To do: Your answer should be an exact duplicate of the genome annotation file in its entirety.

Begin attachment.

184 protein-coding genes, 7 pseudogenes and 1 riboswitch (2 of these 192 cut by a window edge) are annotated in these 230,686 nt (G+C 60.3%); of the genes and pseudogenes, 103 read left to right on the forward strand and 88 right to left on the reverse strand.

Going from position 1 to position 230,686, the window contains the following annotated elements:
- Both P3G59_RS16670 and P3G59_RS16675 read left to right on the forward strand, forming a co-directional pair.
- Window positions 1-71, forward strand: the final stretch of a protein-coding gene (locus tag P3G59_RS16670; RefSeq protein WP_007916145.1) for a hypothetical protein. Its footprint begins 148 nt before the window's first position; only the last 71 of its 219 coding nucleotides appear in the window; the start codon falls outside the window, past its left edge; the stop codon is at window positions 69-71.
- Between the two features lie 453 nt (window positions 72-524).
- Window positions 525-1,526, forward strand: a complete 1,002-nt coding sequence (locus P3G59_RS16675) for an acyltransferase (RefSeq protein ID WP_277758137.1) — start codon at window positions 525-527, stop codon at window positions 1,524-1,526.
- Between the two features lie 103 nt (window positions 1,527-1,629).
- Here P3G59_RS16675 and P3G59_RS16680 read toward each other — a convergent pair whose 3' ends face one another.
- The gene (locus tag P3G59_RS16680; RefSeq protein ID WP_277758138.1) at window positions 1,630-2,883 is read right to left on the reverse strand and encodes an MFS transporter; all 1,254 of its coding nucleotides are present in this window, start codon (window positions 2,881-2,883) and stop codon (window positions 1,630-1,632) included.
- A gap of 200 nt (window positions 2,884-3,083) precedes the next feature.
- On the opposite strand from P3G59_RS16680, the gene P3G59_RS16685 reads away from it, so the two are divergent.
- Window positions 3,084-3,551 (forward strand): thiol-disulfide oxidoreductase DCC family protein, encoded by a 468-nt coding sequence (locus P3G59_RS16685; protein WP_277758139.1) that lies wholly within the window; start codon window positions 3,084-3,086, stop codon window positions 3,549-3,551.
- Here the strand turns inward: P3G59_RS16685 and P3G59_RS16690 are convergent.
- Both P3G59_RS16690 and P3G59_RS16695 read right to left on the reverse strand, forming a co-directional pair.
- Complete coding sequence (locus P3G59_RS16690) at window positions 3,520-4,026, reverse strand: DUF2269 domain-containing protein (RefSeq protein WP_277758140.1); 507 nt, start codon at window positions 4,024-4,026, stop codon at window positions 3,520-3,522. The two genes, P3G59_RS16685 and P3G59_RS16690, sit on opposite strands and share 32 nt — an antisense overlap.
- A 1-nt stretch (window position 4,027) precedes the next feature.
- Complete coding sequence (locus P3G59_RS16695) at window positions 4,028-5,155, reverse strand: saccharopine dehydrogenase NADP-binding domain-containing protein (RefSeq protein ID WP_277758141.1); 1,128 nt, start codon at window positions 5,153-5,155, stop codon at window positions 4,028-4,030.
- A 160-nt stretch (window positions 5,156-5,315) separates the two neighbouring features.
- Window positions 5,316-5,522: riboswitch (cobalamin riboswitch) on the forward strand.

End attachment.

184 protein-coding genes, 7 pseudogenes and 1 riboswitch (2 of these 192 cut by a window edge) are annotated in these 230,686 nt (G+C 60.3%); of the genes and pseudogenes, 103 read left to right on the forward strand and 88 right to left on the reverse strand.

Going from position 1 to position 230,686, the window contains the following annotated elements:
- Both P3G59_RS16670 and P3G59_RS16675 read left to right on the forward strand, forming a co-directional pair.
- Window positions 1-71, forward strand: the final stretch of a protein-coding gene (locus tag P3G59_RS16670; RefSeq protein WP_007916145.1) for a hypothetical protein. Its footprint begins 148 nt before the window's first position; only the last 71 of its 219 coding nucleotides appear in the window; the start codon falls outside the window, past its left edge; the stop codon is at window positions 69-71.
- Between the two features lie 453 nt (window positions 72-524).
- Window positions 525-1,526, forward strand: a complete 1,002-nt coding sequence (locus P3G59_RS16675) for an acyltransferase (RefSeq protein ID WP_277758137.1) — start codon at window positions 525-527, stop codon at window positions 1,524-1,526.
- Between the two features lie 103 nt (window positions 1,527-1,629).
- Here P3G59_RS16675 and P3G59_RS16680 read toward each other — a convergent pair whose 3' ends face one another.
- The gene (locus tag P3G59_RS16680; RefSeq protein ID WP_277758138.1) at window positions 1,630-2,883 is read right to left on the reverse strand and encodes an MFS transporter; all 1,254 of its coding nucleotides are present in this window, start codon (window positions 2,881-2,883) and stop codon (window positions 1,630-1,632) included.
- A gap of 200 nt (window positions 2,884-3,083) precedes the next feature.
- On the opposite strand from P3G59_RS16680, the gene P3G59_RS16685 reads away from it, so the two are divergent.
- Window positions 3,084-3,551 (forward strand): thiol-disulfide oxidoreductase DCC family protein, encoded by a 468-nt coding sequence (locus P3G59_RS16685; protein WP_277758139.1) that lies wholly within the window; start codon window positions 3,084-3,086, stop codon window positions 3,549-3,551.
- Here the strand turns inward: P3G59_RS16685 and P3G59_RS16690 are convergent.
- Both P3G59_RS16690 and P3G59_RS16695 read right to left on the reverse strand, forming a co-directional pair.
- Complete coding sequence (locus P3G59_RS16690) at window positions 3,520-4,026, reverse strand: DUF2269 domain-containing protein (RefSeq protein WP_277758140.1); 507 nt, start codon at window positions 4,024-4,026, stop codon at window positions 3,520-3,522. The two genes, P3G59_RS16685 and P3G59_RS16690, sit on opposite strands and share 32 nt — an antisense overlap.
- A 1-nt stretch (window position 4,027) precedes the next feature.
- Complete coding sequence (locus P3G59_RS16695) at window positions 4,028-5,155, reverse strand: saccharopine dehydrogenase NADP-binding domain-containing protein (RefSeq protein ID WP_277758141.1); 1,128 nt, start codon at window positions 5,153-5,155, stop codon at window positions 4,028-4,030.
- A 160-nt stretch (window positions 5,156-5,315) separates the two neighbouring features.
- Window positions 5,316-5,522: riboswitch (cobalamin riboswitch) on the forward strand.